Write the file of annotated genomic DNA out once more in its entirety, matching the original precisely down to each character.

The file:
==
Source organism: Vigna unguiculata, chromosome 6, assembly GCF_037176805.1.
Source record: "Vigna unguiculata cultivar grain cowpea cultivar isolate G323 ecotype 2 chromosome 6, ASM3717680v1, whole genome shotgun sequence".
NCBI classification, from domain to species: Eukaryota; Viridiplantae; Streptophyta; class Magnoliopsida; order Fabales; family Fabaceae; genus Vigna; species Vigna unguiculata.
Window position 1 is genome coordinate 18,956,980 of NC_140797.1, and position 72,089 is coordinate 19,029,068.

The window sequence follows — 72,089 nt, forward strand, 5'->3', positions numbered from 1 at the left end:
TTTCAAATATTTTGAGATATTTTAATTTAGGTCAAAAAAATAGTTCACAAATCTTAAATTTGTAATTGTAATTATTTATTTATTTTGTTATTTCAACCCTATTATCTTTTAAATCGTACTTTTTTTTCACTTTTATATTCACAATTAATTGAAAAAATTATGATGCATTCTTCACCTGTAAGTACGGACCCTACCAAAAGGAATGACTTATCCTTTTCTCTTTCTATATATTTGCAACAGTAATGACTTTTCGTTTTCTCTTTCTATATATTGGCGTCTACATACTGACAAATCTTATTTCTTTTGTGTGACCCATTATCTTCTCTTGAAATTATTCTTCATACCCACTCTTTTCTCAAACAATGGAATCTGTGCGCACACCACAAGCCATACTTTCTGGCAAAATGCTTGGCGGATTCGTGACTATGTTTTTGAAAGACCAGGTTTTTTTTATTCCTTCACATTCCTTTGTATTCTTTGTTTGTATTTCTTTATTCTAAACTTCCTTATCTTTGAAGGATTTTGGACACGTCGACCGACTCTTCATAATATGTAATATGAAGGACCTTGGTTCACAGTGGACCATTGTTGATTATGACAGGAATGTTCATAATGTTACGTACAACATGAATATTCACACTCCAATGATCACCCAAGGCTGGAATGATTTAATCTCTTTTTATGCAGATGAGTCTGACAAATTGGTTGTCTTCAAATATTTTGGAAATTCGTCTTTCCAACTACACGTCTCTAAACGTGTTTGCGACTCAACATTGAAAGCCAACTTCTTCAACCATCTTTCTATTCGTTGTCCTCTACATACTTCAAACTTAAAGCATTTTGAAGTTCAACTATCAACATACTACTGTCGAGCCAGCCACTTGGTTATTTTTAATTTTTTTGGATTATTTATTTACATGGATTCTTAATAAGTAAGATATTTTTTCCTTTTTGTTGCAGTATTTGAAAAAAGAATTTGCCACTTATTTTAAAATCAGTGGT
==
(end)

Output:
Source organism: Vigna unguiculata, chromosome 6, assembly GCF_037176805.1.
Source record: "Vigna unguiculata cultivar grain cowpea cultivar isolate G323 ecotype 2 chromosome 6, ASM3717680v1, whole genome shotgun sequence".
NCBI classification, from domain to species: Eukaryota; Viridiplantae; Streptophyta; class Magnoliopsida; order Fabales; family Fabaceae; genus Vigna; species Vigna unguiculata.
Window position 1 is genome coordinate 18,956,980 of NC_140797.1, and position 72,089 is coordinate 19,029,068.

The window sequence follows — 72,089 nt, forward strand, 5'->3', positions numbered from 1 at the left end:
TTTCAAATATTTTGAGATATTTTAATTTAGGTCAAAAAAATAGTTCACAAATCTTAAATTTGTAATTGTAATTATTTATTTATTTTGTTATTTCAACCCTATTATCTTTTAAATCGTACTTTTTTTTCACTTTTATATTCACAATTAATTGAAAAAATTATGATGCATTCTTCACCTGTAAGTACGGACCCTACCAAAAGGAATGACTTATCCTTTTCTCTTTCTATATATTTGCAACAGTAATGACTTTTCGTTTTCTCTTTCTATATATTGGCGTCTACATACTGACAAATCTTATTTCTTTTGTGTGACCCATTATCTTCTCTTGAAATTATTCTTCATACCCACTCTTTTCTCAAACAATGGAATCTGTGCGCACACCACAAGCCATACTTTCTGGCAAAATGCTTGGCGGATTCGTGACTATGTTTTTGAAAGACCAGGTTTTTTTTATTCCTTCACATTCCTTTGTATTCTTTGTTTGTATTTCTTTATTCTAAACTTCCTTATCTTTGAAGGATTTTGGACACGTCGACCGACTCTTCATAATATGTAATATGAAGGACCTTGGTTCACAGTGGACCATTGTTGATTATGACAGGAATGTTCATAATGTTACGTACAACATGAATATTCACACTCCAATGATCACCCAAGGCTGGAATGATTTAATCTCTTTTTATGCAGATGAGTCTGACAAATTGGTTGTCTTCAAATATTTTGGAAATTCGTCTTTCCAACTACACGTCTCTAAACGTGTTTGCGACTCAACATTGAAAGCCAACTTCTTCAACCATCTTTCTATTCGTTGTCCTCTACATACTTCAAACTTAAAGCATTTTGAAGTTCAACTATCAACATACTACTGTCGAGCCAGCCACTTGGTTATTTTTAATTTTTTTGGATTATTTATTTACATGGATTCTTAATAAGTAAGATATTTTTTCCTTTTTGTTGCAGTATTTGAAAAAAGAATTTGCCACTTATTTTAAAATCAGTGGT